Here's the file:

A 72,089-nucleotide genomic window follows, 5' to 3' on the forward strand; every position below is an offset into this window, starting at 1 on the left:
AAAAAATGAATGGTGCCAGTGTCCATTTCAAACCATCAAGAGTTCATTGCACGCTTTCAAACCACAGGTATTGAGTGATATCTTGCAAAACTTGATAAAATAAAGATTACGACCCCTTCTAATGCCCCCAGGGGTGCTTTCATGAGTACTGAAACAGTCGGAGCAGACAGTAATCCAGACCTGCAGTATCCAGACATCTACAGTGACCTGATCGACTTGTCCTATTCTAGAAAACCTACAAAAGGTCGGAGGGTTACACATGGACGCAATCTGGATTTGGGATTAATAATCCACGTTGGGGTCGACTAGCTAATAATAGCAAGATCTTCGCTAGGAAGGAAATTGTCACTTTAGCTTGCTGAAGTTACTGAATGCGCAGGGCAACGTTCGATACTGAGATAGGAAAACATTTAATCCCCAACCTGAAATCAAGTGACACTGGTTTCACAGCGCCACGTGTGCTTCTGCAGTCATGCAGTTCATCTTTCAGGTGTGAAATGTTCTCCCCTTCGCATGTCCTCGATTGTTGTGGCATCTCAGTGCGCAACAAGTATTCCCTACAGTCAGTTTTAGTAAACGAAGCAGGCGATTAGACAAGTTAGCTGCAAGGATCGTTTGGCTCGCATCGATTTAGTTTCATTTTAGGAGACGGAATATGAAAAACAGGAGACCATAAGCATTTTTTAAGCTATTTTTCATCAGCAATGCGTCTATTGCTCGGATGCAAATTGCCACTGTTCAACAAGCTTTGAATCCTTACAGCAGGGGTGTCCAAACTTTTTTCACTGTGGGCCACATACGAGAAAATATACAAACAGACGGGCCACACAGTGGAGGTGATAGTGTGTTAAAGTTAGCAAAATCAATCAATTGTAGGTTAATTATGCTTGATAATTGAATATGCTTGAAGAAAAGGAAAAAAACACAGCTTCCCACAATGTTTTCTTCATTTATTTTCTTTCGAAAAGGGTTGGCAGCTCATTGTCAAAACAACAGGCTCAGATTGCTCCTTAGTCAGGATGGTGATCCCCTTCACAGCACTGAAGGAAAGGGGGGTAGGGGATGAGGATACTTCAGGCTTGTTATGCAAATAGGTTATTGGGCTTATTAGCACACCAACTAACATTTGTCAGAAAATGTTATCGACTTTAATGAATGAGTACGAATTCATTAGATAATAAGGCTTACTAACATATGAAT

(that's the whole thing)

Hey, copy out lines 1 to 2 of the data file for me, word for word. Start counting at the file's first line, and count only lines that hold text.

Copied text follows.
A 72,089-nucleotide genomic window follows, 5' to 3' on the forward strand; every position below is an offset into this window, starting at 1 on the left:
AAAAAATGAATGGTGCCAGTGTCCATTTCAAACCATCAAGAGTTCATTGCACGCTTTCAAACCACAGGTATTGAGTGATATCTTGCAAAACTTGATAAAATAAAGATTACGACCCCTTCTAATGCCCCCAGGGGTGCTTTCATGAGTACTGAAACAGTCGGAGCAGACAGTAATCCAGACCTGCAGTATCCAGACATCTACAGTGACCTGATCGACTTGTCCTATTCTAGAAAACCTACAAAAGGTCGGAGGGTTACACATGGACGCAATCTGGATTTGGGATTAATAATCCACGTTGGGGTCGACTAGCTAATAATAGCAAGATCTTCGCTAGGAAGGAAATTGTCACTTTAGCTTGCTGAAGTTACTGAATGCGCAGGGCAACGTTCGATACTGAGATAGGAAAACATTTAATCCCCAACCTGAAATCAAGTGACACTGGTTTCACAGCGCCACGTGTGCTTCTGCAGTCATGCAGTTCATCTTTCAGGTGTGAAATGTTCTCCCCTTCGCATGTCCTCGATTGTTGTGGCATCTCAGTGCGCAACAAGTATTCCCTACAGTCAGTTTTAGTAAACGAAGCAGGCGATTAGACAAGTTAGCTGCAAGGATCGTTTGGCTCGCATCGATTTAGTTTCATTTTAGGAGACGGAATATGAAAAACAGGAGACCATAAGCATTTTTTAAGCTATTTTTCATCAGCAATGCGTCTATTGCTCGGATGCAAATTGCCACTGTTCAACAAGCTTTGAATCCTTACAGCAGGGGTGTCCAAACTTTTTTCACTGTGGGCCACATACGAGAAAATATACAAACAGACGGGCCACACAGTGGAGGTGATAGTGTGTTAAAGTTAGCAAAATCAATCAATTGTAGGTTAATTATGCTTGATAATTGAATATGCTTGAAGAAAAGGAAAAAAACACAGCTTCCCACAATGTTTTCTTCATTTATTTTCTTTCGAAAAGGGTTGGCAGCTCATTGTCAAAACAACAGGCTCAGATTGCTCCTTAGTCAGGATGGTGATCCCCTTCACAGCACTGAAGGAAAGGGGGGTAGGGGATGAGGATACTTCAGGCTTGTTATGCAAATAGGTTATTGGGCTTATTAGCACACCAACTAACATTTGTCAGAAAATGTTATCGACTTTAATGAATGAGTACGAATTCATTAGATAATAAGGCTTACTAACATATGAAT